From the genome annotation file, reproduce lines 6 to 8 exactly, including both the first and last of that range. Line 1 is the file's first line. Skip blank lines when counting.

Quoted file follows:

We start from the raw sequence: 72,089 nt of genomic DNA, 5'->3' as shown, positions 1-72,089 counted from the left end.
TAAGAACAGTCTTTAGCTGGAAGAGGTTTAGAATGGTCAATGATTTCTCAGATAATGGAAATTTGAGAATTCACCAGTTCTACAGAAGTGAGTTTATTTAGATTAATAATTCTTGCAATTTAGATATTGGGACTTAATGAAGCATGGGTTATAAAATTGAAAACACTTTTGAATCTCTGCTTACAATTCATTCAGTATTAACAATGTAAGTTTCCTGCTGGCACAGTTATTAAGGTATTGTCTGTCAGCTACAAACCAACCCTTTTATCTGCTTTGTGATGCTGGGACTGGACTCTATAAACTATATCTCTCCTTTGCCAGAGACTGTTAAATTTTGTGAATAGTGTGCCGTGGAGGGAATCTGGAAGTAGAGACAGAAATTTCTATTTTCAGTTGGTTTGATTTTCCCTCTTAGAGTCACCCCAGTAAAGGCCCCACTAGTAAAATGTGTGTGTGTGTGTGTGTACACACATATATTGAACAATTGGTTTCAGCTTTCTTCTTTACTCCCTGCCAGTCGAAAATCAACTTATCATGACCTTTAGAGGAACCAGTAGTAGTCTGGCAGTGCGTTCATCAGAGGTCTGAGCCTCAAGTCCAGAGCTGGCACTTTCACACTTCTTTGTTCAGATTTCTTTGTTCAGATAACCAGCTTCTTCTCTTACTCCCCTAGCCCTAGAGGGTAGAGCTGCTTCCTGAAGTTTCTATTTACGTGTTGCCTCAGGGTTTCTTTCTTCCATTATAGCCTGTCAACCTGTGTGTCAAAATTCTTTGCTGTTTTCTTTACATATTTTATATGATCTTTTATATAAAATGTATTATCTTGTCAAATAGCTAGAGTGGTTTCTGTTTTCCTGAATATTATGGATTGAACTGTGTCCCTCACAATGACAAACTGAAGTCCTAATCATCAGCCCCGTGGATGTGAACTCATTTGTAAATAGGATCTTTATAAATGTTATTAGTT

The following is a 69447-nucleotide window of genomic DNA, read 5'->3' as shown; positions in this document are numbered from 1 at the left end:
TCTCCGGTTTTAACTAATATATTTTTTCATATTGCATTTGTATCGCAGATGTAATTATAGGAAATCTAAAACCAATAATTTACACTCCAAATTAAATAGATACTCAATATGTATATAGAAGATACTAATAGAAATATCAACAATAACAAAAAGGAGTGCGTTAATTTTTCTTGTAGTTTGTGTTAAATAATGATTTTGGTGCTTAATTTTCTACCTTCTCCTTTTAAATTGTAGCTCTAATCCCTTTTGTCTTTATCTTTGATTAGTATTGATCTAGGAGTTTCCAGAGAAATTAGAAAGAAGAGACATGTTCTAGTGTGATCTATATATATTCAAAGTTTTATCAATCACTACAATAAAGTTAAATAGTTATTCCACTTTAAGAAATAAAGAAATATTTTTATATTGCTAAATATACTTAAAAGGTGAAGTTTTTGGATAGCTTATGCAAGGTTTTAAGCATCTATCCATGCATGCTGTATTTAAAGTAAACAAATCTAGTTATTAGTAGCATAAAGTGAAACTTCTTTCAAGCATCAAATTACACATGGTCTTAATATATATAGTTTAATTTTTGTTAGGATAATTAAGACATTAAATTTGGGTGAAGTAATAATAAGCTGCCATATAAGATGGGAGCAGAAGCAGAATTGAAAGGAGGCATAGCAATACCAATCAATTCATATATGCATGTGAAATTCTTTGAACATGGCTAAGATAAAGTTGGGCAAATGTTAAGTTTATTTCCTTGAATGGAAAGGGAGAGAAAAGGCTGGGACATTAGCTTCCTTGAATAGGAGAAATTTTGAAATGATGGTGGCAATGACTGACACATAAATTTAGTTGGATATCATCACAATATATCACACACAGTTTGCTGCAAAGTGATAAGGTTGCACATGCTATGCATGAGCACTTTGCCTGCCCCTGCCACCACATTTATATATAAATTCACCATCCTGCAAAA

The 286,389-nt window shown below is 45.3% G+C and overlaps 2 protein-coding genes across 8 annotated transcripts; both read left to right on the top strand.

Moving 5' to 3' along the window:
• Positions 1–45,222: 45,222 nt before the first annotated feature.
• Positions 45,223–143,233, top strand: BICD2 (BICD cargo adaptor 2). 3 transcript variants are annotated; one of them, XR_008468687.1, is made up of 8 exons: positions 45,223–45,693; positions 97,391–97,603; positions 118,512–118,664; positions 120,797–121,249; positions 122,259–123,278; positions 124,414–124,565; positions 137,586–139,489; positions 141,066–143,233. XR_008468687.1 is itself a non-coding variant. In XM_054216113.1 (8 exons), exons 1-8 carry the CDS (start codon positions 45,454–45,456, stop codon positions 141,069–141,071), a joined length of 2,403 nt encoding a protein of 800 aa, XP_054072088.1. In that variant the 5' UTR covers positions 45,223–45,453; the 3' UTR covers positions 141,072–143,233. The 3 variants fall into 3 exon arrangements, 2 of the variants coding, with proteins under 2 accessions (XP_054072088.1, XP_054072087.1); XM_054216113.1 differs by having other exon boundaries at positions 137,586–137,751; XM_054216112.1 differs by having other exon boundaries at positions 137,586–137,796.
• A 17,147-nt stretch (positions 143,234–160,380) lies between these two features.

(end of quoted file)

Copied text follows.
Moving 5' to 3' along the window:
• Positions 1–45,222: 45,222 nt before the first annotated feature.
• Positions 45,223–143,233, top strand: BICD2 (BICD cargo adaptor 2). 3 transcript variants are annotated; one of them, XR_008468687.1, is made up of 8 exons: positions 45,223–45,693; positions 97,391–97,603; positions 118,512–118,664; positions 120,797–121,249; positions 122,259–123,278; positions 124,414–124,565; positions 137,586–139,489; positions 141,066–143,233. XR_008468687.1 is itself a non-coding variant. In XM_054216113.1 (8 exons), exons 1-8 carry the CDS (start codon positions 45,454–45,456, stop codon positions 141,069–141,071), a joined length of 2,403 nt encoding a protein of 800 aa, XP_054072088.1. In that variant the 5' UTR covers positions 45,223–45,453; the 3' UTR covers positions 141,072–143,233. The 3 variants fall into 3 exon arrangements, 2 of the variants coding, with proteins under 2 accessions (XP_054072088.1, XP_054072087.1); XM_054216113.1 differs by having other exon boundaries at positions 137,586–137,751; XM_054216112.1 differs by having other exon boundaries at positions 137,586–137,796.